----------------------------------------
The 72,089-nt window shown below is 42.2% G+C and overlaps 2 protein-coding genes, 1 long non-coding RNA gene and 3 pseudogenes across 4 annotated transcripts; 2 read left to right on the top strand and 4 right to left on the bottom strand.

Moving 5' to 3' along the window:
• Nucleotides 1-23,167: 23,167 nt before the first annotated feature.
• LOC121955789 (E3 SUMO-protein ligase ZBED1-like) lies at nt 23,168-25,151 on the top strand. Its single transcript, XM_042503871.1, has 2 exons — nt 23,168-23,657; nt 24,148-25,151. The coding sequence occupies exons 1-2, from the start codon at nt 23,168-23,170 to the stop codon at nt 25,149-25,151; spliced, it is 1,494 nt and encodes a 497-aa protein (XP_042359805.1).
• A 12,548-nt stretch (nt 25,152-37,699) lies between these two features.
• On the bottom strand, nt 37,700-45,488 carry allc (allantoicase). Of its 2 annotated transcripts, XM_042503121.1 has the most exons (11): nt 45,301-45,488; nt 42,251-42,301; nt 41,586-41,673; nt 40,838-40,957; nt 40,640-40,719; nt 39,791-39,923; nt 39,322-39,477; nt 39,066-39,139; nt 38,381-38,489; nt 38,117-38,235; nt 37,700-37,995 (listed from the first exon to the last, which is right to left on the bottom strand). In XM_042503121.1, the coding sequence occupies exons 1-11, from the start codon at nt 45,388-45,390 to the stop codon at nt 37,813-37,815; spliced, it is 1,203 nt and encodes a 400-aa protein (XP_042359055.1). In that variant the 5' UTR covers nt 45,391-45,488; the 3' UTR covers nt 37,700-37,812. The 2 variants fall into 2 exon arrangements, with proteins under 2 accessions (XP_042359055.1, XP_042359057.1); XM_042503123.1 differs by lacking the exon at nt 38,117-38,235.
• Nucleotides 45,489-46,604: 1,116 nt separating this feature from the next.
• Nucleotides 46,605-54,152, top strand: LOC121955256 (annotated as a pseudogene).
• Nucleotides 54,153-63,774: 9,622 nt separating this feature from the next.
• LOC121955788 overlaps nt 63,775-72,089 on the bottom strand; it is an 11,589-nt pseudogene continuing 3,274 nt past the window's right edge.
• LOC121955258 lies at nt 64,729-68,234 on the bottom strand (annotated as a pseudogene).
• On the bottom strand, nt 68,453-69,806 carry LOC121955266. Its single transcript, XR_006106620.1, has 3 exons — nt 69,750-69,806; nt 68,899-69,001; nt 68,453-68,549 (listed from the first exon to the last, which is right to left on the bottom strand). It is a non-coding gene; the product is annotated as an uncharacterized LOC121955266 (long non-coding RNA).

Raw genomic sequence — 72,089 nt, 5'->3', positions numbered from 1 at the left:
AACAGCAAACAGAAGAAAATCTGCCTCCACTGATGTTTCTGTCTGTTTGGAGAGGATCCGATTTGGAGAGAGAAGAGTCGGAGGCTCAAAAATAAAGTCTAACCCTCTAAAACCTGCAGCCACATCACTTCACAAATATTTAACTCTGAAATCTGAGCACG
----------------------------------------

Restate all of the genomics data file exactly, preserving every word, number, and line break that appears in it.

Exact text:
The 72,089-nt window shown below is 42.2% G+C and overlaps 2 protein-coding genes, 1 long non-coding RNA gene and 3 pseudogenes across 4 annotated transcripts; 2 read left to right on the top strand and 4 right to left on the bottom strand.

Moving 5' to 3' along the window:
• Nucleotides 1-23,167: 23,167 nt before the first annotated feature.
• LOC121955789 (E3 SUMO-protein ligase ZBED1-like) lies at nt 23,168-25,151 on the top strand. Its single transcript, XM_042503871.1, has 2 exons — nt 23,168-23,657; nt 24,148-25,151. The coding sequence occupies exons 1-2, from the start codon at nt 23,168-23,170 to the stop codon at nt 25,149-25,151; spliced, it is 1,494 nt and encodes a 497-aa protein (XP_042359805.1).
• A 12,548-nt stretch (nt 25,152-37,699) lies between these two features.
• On the bottom strand, nt 37,700-45,488 carry allc (allantoicase). Of its 2 annotated transcripts, XM_042503121.1 has the most exons (11): nt 45,301-45,488; nt 42,251-42,301; nt 41,586-41,673; nt 40,838-40,957; nt 40,640-40,719; nt 39,791-39,923; nt 39,322-39,477; nt 39,066-39,139; nt 38,381-38,489; nt 38,117-38,235; nt 37,700-37,995 (listed from the first exon to the last, which is right to left on the bottom strand). In XM_042503121.1, the coding sequence occupies exons 1-11, from the start codon at nt 45,388-45,390 to the stop codon at nt 37,813-37,815; spliced, it is 1,203 nt and encodes a 400-aa protein (XP_042359055.1). In that variant the 5' UTR covers nt 45,391-45,488; the 3' UTR covers nt 37,700-37,812. The 2 variants fall into 2 exon arrangements, with proteins under 2 accessions (XP_042359055.1, XP_042359057.1); XM_042503123.1 differs by lacking the exon at nt 38,117-38,235.
• Nucleotides 45,489-46,604: 1,116 nt separating this feature from the next.
• Nucleotides 46,605-54,152, top strand: LOC121955256 (annotated as a pseudogene).
• Nucleotides 54,153-63,774: 9,622 nt separating this feature from the next.
• LOC121955788 overlaps nt 63,775-72,089 on the bottom strand; it is an 11,589-nt pseudogene continuing 3,274 nt past the window's right edge.
• LOC121955258 lies at nt 64,729-68,234 on the bottom strand (annotated as a pseudogene).
• On the bottom strand, nt 68,453-69,806 carry LOC121955266. Its single transcript, XR_006106620.1, has 3 exons — nt 69,750-69,806; nt 68,899-69,001; nt 68,453-68,549 (listed from the first exon to the last, which is right to left on the bottom strand). It is a non-coding gene; the product is annotated as an uncharacterized LOC121955266 (long non-coding RNA).

Raw genomic sequence — 72,089 nt, 5'->3', positions numbered from 1 at the left:
AACAGCAAACAGAAGAAAATCTGCCTCCACTGATGTTTCTGTCTGTTTGGAGAGGATCCGATTTGGAGAGAGAAGAGTCGGAGGCTCAAAAATAAAGTCTAACCCTCTAAAACCTGCAGCCACATCACTTCACAAATATTTAACTCTGAAATCTGAGCACG